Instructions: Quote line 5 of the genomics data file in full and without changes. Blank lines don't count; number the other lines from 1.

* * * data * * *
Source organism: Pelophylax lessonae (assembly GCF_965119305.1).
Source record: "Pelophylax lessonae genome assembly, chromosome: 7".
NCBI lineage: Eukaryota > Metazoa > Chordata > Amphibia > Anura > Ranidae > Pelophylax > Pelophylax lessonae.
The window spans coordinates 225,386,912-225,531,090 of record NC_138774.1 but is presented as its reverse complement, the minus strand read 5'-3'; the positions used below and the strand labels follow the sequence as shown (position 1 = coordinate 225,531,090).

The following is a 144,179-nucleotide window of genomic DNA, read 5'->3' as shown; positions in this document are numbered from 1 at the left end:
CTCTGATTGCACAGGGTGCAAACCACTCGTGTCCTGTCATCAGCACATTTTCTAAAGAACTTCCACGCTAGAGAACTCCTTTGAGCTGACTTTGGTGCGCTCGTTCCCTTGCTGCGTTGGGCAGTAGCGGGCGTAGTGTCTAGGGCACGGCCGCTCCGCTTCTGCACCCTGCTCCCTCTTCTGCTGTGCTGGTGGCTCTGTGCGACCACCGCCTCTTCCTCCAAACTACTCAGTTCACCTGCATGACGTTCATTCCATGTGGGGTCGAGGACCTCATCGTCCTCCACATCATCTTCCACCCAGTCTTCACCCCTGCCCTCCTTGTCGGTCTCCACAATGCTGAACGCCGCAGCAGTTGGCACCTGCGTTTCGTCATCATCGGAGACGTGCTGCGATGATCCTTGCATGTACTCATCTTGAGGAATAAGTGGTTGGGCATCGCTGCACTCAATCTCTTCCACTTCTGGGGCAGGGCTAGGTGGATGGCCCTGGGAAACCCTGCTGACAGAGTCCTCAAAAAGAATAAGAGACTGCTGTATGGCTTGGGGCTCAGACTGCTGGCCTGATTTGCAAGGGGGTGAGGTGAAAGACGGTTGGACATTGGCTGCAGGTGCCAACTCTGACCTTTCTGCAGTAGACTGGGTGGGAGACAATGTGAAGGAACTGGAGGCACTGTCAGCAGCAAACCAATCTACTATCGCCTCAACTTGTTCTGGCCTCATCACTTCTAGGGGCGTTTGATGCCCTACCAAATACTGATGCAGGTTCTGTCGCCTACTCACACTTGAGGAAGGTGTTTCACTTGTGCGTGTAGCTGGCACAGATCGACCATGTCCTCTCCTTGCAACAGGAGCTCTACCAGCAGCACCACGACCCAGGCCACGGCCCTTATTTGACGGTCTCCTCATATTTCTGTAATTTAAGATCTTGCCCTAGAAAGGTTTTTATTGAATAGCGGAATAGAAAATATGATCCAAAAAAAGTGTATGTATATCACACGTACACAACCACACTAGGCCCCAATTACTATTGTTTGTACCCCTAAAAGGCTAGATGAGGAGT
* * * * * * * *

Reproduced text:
The following is a 144,179-nucleotide window of genomic DNA, read 5'->3' as shown; positions in this document are numbered from 1 at the left end: